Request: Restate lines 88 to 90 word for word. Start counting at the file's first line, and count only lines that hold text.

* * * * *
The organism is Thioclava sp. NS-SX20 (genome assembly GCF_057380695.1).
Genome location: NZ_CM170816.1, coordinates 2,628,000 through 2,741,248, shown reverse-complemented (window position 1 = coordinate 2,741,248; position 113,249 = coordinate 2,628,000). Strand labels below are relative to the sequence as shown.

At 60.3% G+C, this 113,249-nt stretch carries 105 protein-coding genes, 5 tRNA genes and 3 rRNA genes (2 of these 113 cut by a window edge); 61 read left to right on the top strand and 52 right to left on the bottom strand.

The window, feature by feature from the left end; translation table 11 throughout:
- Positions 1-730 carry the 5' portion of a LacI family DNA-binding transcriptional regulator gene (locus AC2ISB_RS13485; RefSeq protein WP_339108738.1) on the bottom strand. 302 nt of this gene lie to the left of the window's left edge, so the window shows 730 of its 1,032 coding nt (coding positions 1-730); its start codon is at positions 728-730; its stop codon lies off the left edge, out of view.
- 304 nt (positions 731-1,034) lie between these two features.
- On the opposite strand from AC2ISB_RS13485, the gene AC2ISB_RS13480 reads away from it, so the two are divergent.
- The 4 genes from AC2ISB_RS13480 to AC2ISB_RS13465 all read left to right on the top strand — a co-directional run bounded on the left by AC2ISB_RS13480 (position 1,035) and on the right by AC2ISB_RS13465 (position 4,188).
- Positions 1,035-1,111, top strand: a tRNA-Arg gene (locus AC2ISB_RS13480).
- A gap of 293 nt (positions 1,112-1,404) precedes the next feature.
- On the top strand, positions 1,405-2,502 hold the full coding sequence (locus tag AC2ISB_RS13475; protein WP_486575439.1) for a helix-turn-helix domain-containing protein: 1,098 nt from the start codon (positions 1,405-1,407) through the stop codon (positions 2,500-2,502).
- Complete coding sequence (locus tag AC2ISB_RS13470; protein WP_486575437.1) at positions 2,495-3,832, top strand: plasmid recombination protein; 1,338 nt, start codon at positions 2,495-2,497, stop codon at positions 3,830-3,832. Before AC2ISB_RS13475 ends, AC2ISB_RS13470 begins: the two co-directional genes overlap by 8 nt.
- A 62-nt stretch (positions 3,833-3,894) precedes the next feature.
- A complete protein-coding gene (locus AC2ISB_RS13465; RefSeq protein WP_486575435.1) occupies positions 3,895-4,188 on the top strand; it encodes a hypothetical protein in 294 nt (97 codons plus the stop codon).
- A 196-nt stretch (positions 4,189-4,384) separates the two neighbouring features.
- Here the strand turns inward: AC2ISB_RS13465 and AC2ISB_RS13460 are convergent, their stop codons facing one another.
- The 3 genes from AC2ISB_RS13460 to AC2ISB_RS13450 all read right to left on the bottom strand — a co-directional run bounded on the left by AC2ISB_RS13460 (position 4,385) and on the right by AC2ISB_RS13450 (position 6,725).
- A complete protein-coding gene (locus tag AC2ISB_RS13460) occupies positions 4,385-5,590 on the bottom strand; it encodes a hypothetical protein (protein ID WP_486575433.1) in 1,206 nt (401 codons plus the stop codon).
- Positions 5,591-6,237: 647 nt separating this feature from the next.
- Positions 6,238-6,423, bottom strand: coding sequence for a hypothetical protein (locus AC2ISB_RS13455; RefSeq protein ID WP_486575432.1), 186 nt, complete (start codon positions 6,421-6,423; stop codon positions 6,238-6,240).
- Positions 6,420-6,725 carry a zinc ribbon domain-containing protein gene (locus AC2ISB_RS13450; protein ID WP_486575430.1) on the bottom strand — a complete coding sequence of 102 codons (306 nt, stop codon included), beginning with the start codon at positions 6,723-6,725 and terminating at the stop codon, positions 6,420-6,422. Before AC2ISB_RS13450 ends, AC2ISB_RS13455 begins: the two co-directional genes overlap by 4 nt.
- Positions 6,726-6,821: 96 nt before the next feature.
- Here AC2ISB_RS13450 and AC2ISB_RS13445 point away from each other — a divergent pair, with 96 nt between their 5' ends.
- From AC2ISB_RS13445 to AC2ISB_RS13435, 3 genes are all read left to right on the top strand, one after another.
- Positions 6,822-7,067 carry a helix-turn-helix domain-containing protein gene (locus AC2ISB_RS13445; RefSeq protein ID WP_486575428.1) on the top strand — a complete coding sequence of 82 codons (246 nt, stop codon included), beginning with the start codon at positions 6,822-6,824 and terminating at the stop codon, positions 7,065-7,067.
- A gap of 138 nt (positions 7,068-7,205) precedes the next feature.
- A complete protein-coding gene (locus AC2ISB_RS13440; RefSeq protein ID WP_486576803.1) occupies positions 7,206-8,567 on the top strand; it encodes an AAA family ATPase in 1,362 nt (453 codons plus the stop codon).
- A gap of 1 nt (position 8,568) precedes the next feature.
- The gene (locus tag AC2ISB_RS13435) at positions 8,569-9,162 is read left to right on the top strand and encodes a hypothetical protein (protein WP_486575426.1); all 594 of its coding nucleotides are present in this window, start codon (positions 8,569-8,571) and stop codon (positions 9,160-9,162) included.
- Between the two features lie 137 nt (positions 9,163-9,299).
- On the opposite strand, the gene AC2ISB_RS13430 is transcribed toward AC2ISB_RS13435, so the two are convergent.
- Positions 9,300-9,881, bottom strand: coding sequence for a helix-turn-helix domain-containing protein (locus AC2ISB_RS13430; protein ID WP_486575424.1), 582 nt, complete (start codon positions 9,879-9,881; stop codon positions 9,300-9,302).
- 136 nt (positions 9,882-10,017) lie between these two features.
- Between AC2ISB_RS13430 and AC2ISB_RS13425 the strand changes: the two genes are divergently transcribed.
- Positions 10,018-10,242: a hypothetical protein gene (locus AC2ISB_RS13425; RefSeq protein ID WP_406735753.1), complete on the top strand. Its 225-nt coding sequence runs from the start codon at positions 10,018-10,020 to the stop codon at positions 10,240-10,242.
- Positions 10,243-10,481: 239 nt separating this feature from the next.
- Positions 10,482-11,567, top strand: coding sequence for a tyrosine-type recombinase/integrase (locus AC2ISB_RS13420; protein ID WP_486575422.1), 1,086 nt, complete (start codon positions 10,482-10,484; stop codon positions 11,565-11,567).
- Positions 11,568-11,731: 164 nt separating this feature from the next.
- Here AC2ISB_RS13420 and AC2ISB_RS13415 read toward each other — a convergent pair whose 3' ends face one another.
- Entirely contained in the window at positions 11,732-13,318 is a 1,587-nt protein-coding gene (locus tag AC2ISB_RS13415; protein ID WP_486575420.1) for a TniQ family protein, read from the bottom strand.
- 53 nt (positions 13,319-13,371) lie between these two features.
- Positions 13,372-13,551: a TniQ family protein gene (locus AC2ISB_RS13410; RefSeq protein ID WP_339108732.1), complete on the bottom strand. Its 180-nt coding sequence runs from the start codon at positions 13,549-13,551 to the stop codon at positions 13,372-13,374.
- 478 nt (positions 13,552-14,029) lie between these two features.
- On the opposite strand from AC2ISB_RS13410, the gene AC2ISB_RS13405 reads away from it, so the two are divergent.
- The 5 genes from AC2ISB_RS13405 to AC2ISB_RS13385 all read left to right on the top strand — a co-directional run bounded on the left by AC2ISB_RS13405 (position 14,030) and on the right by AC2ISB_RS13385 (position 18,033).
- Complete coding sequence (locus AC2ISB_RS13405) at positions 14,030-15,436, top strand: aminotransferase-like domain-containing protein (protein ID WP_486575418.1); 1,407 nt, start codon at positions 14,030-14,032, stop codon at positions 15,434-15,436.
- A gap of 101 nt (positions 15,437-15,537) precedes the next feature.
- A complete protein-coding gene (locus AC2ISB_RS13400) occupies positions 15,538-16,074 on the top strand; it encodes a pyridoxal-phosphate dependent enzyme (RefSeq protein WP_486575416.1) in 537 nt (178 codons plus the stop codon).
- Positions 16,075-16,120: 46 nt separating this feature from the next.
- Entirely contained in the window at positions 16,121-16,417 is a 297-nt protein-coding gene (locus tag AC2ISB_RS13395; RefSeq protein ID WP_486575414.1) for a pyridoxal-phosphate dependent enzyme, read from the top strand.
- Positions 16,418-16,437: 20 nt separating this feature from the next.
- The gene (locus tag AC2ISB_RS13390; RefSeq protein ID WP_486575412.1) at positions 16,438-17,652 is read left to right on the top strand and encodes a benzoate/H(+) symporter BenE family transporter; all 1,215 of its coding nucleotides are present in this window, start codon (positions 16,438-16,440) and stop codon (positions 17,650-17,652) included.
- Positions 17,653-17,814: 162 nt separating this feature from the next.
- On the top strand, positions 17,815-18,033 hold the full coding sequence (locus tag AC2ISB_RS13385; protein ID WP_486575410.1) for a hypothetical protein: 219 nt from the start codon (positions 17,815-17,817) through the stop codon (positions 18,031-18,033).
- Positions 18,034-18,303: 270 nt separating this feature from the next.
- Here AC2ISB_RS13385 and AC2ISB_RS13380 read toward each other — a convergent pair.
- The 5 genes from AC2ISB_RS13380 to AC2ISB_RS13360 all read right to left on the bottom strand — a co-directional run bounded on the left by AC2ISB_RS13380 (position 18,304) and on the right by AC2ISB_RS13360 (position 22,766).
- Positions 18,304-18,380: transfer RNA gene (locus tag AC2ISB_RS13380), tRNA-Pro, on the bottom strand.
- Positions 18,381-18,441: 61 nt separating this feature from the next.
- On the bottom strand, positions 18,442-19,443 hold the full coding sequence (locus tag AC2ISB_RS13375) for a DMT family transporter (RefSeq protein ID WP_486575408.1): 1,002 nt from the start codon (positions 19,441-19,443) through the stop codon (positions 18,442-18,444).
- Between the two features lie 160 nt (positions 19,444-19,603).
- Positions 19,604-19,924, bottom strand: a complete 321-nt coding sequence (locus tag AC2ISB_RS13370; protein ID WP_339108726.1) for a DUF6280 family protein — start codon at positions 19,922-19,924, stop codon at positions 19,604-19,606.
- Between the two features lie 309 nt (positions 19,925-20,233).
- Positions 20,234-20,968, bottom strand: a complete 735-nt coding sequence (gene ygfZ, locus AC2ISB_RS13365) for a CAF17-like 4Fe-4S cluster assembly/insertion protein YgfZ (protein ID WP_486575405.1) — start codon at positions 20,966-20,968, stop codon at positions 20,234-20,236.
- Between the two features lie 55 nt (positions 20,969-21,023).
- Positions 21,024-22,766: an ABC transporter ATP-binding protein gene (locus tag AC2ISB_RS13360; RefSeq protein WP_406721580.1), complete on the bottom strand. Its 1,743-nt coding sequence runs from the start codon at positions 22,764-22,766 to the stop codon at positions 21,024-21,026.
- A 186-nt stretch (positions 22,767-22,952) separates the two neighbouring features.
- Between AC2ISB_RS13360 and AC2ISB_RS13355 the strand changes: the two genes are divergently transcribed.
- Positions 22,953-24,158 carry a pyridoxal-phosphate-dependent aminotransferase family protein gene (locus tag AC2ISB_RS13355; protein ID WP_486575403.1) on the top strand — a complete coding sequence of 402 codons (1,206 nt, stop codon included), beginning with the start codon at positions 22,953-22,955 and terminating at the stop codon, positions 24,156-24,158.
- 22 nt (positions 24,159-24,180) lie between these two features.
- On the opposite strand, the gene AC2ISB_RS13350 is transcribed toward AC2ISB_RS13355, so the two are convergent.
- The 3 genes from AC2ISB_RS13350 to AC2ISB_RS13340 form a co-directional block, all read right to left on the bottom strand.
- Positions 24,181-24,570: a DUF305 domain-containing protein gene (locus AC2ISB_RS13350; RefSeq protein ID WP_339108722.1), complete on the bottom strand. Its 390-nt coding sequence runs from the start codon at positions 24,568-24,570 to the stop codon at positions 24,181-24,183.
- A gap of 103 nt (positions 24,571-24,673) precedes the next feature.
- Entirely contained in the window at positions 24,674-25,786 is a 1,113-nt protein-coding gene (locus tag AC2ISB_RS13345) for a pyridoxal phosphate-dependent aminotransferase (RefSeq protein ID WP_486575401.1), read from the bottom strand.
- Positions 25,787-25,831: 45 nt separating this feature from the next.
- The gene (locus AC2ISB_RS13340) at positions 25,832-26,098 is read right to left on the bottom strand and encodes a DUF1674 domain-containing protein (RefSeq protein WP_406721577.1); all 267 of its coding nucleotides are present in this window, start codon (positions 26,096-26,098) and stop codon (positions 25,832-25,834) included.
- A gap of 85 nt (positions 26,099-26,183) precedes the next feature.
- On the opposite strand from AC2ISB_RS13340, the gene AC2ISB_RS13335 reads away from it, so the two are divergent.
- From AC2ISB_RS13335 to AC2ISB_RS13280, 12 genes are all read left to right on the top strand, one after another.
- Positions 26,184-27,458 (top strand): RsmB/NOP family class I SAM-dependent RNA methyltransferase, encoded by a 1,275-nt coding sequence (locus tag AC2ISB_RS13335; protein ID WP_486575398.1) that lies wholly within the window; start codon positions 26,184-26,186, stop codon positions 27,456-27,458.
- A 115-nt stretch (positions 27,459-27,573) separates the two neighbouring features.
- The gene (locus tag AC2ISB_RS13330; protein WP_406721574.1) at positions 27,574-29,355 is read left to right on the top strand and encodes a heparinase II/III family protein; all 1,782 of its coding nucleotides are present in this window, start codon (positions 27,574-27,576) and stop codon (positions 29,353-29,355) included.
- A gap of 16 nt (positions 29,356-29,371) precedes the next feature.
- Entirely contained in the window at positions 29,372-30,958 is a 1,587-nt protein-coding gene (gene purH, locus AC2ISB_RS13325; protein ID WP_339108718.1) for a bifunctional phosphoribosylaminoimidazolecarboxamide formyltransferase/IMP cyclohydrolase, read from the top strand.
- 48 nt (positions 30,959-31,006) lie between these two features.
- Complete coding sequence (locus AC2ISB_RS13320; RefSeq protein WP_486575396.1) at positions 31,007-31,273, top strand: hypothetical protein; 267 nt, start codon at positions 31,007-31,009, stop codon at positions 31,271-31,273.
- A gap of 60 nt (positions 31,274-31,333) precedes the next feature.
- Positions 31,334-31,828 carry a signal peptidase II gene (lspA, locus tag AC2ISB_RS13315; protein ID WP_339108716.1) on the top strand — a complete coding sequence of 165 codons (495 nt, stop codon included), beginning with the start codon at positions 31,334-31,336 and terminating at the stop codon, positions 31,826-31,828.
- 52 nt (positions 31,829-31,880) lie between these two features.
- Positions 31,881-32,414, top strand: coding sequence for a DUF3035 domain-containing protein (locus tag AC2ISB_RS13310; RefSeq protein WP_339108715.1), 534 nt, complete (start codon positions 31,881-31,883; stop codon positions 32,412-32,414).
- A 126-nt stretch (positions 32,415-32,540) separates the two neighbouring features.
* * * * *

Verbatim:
- A gap of 60 nt (positions 31,274-31,333) precedes the next feature.
- Positions 31,334-31,828 carry a signal peptidase II gene (lspA, locus tag AC2ISB_RS13315; protein ID WP_339108716.1) on the top strand — a complete coding sequence of 165 codons (495 nt, stop codon included), beginning with the start codon at positions 31,334-31,336 and terminating at the stop codon, positions 31,826-31,828.
- 52 nt (positions 31,829-31,880) lie between these two features.